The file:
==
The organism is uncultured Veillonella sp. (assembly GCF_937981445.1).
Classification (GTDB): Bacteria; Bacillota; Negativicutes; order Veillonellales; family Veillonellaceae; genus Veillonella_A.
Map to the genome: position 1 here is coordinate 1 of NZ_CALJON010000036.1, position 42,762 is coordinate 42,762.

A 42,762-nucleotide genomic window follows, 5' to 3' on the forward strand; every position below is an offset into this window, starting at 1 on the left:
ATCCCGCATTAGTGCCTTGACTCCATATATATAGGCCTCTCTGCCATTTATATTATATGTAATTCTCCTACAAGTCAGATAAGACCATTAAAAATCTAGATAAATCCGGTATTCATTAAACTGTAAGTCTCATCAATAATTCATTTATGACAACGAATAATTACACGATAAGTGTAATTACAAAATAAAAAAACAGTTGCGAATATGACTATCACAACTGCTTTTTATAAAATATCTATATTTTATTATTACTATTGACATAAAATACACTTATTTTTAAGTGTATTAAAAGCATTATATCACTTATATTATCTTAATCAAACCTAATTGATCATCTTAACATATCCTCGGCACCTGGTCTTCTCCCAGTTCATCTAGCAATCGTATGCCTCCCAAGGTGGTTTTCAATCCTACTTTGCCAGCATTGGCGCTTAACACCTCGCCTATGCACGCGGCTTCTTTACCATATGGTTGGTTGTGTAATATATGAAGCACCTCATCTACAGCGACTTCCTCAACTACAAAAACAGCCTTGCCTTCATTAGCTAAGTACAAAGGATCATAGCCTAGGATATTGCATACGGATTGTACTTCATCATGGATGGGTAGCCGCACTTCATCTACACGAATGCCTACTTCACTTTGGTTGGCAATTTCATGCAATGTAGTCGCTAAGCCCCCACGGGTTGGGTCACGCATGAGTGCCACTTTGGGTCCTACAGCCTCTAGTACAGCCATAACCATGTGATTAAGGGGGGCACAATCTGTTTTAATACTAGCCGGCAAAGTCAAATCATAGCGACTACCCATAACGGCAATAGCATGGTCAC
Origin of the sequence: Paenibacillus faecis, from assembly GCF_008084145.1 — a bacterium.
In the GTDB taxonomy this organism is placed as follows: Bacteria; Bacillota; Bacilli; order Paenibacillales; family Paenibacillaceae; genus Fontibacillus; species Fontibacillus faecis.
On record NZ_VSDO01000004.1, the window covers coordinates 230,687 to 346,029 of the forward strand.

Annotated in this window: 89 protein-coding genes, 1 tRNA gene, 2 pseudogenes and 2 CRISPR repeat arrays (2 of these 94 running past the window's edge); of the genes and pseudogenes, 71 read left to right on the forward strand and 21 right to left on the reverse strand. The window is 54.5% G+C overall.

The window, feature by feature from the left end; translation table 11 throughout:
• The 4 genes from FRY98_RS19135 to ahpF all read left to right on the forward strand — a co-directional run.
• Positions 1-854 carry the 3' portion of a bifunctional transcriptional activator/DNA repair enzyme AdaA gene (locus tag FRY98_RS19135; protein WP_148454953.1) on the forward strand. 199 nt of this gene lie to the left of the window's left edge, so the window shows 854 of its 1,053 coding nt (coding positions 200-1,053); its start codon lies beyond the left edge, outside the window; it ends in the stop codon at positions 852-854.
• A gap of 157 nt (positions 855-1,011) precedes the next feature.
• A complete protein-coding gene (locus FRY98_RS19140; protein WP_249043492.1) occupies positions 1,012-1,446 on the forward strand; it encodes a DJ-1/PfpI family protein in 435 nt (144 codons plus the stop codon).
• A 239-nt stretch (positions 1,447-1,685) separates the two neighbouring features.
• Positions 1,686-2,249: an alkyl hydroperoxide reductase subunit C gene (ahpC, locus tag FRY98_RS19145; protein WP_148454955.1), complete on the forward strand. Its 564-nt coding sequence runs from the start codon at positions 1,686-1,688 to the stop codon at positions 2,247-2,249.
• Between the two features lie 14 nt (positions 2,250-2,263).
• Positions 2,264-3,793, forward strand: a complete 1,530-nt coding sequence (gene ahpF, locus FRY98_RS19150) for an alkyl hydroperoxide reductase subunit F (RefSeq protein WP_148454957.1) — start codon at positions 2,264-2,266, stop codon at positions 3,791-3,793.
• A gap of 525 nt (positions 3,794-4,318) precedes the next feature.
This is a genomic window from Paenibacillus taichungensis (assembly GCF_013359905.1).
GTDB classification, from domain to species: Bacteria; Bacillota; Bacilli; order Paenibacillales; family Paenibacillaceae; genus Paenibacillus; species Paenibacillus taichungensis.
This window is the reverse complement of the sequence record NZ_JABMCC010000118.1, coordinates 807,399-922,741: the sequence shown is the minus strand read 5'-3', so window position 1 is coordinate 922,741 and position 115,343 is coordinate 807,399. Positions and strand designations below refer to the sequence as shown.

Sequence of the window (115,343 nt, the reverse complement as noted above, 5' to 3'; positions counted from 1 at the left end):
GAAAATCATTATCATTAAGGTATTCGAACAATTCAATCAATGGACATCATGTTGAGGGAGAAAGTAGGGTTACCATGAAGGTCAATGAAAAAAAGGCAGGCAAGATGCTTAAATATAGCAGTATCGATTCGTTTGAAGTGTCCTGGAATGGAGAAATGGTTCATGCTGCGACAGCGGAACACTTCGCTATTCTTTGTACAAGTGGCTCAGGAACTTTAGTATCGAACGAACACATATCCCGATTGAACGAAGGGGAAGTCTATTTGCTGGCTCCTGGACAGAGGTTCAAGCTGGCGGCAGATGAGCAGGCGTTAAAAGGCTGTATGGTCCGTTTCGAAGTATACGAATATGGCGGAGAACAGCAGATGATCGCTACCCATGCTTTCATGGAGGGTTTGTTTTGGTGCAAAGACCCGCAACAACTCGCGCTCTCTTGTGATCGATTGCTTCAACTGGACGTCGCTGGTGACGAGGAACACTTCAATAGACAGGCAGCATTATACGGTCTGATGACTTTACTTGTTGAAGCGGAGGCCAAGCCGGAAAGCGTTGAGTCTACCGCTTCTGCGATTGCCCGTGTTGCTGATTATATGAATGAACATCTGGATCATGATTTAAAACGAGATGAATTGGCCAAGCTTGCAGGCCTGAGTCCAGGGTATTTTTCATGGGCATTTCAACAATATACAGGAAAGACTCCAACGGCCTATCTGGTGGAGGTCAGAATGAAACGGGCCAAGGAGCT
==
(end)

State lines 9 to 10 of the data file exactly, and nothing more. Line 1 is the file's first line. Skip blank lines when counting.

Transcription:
Annotated in this window: 89 protein-coding genes, 1 tRNA gene, 2 pseudogenes and 2 CRISPR repeat arrays (2 of these 94 running past the window's edge); of the genes and pseudogenes, 71 read left to right on the forward strand and 21 right to left on the reverse strand. The window is 54.5% G+C overall.

The window, feature by feature from the left end; translation table 11 throughout: